Corn gluten meal, which is obtainable online and at your neighborhood garden center, can prevent clover development without endangering surrounding plants. It causes the soil to emit organic dipeptides that dry up clover seeds and make it more challenging for them to sprout.
For every 1,000 square feet of lawn, spread 20 pounds of corn gluten meal, give it plenty of water, and let it air dry.
One cup of vinegar, one cup of water, and one drop of dish soap should be combined.
Spray it onto any clover patches after shaking it. The dish soap will ensure that it stays while the vinegar will dry off the clover’s leaves.
To completely kill the clover, you might need to spray over a period of weeks. Unfortunately, spraying the solution carelessly could harm the grass.
You can use A.D.I.O.S, a selective organic herbicide, to kill clover without harming nearby grass. Simply spray it on clover to weaken and kill the weed.
There are several methods you can use to initially stop clover from appearing in your grass.
Your lawn will be less conducive to clover if you use organic, slow-release fertilizer that is high in nitrogen. Traditional, fast-releasing fertilizer is preferred by some homeowners because it grows grass more quickly and is less expensive. On the other hand, applying organic fertilizer will result in longer-lasting, healthier growth. Cow manure, guano, blood meal, bone meal, earthworm castings, and liquid kelp are examples of common organic fertilizers.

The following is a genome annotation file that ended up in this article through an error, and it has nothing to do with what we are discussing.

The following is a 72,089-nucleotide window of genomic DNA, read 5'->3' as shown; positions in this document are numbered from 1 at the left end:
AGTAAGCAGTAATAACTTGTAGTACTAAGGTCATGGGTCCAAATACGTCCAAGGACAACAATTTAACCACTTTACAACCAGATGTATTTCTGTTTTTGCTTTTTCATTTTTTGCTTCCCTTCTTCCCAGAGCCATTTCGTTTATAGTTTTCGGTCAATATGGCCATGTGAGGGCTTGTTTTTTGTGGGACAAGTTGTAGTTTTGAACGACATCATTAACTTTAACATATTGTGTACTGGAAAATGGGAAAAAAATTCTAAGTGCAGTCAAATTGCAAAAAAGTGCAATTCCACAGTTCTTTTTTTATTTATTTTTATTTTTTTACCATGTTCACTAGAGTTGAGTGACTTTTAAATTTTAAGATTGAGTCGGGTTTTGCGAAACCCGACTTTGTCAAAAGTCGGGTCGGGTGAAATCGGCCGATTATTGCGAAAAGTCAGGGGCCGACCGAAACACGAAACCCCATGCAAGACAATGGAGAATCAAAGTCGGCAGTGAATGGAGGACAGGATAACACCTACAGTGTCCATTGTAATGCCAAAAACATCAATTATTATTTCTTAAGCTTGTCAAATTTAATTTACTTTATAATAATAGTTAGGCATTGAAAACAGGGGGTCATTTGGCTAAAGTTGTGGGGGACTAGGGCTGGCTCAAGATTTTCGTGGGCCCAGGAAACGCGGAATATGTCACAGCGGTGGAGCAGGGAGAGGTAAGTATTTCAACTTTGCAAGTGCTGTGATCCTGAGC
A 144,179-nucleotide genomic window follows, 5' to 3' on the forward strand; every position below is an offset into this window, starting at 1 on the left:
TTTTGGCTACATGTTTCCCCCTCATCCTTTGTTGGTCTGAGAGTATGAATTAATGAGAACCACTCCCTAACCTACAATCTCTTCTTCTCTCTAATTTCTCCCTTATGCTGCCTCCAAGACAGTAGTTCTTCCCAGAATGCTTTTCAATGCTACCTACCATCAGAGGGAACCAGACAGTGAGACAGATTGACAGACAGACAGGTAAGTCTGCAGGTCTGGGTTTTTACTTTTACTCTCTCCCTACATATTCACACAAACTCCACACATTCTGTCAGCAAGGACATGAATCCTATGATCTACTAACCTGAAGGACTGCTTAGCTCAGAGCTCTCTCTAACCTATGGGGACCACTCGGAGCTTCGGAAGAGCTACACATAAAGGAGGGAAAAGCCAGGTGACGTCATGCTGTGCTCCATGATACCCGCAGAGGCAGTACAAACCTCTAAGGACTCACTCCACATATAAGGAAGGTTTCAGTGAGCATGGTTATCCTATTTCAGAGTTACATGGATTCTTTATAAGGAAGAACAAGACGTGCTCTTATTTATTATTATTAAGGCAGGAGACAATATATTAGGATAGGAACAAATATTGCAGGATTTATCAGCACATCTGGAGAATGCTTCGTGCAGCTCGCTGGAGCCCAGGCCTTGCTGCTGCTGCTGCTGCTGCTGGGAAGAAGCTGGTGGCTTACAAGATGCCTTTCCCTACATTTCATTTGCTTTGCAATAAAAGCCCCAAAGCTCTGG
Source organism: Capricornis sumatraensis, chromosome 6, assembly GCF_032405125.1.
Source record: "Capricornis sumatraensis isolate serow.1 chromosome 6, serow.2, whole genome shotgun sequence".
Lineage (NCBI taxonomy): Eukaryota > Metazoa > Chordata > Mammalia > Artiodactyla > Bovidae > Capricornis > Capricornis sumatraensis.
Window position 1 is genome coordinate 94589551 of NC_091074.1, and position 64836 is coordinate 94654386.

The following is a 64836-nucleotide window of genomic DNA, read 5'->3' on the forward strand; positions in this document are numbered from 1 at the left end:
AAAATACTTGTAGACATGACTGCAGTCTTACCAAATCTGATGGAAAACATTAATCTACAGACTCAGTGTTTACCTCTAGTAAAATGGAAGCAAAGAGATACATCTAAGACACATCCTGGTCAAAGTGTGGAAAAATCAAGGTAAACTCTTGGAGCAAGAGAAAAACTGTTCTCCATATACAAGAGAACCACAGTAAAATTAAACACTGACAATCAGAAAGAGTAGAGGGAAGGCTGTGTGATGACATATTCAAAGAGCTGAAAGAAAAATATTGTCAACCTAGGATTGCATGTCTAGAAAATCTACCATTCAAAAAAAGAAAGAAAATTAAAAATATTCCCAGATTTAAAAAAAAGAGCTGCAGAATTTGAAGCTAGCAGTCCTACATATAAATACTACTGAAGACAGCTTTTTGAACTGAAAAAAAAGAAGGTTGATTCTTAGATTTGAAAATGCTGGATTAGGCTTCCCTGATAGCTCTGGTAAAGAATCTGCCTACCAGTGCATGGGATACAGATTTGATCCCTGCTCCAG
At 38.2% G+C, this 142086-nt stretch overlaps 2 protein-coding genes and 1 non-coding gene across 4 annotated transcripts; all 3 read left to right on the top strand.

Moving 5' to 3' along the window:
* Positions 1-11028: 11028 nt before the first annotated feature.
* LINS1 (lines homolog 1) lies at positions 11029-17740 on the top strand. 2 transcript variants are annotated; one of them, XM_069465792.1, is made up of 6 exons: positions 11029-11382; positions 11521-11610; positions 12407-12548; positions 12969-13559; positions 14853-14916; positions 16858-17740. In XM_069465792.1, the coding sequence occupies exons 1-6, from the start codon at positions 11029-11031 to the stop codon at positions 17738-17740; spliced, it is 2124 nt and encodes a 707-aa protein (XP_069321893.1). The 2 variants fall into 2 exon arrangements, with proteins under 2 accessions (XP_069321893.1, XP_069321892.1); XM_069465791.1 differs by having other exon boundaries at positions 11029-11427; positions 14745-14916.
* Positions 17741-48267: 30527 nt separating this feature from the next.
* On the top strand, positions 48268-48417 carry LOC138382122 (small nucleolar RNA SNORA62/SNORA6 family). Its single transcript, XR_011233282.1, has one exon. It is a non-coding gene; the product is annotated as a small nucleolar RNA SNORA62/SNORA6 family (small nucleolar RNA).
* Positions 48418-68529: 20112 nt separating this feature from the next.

One way to prevent clover is to maintain the correct moisture level. Too-wet grass is the ideal environment for the development of weed seeds, but stressed-out, thirsty grass also attracts weeds.
While the proper quantity of watering will depend on your soil and the type of grass you have, gardening experts advise monitoring your lawn rather than using an irrigation system that you set and forget about.
As a general guideline, water deeply once or twice a week. However, you should only water when the lawn appears dry or when growth appears to be stagnant.
There can be dry spots on your lawn that are even less attractive than the weeds once you’ve eliminated the clover patches. The answer is to immediately sow grass seed and cover with a thin layer of mulch.
Regularly watering the grass seed will encourage new growth, and fertilizing and mowing your lawn as directed will prevent clover from reappearing.
The optimum grass for growing clover is less than 3 inches tall. Your grass will be stressed at this height, which will facilitate clover growth. Your grass benefits from being cut high when you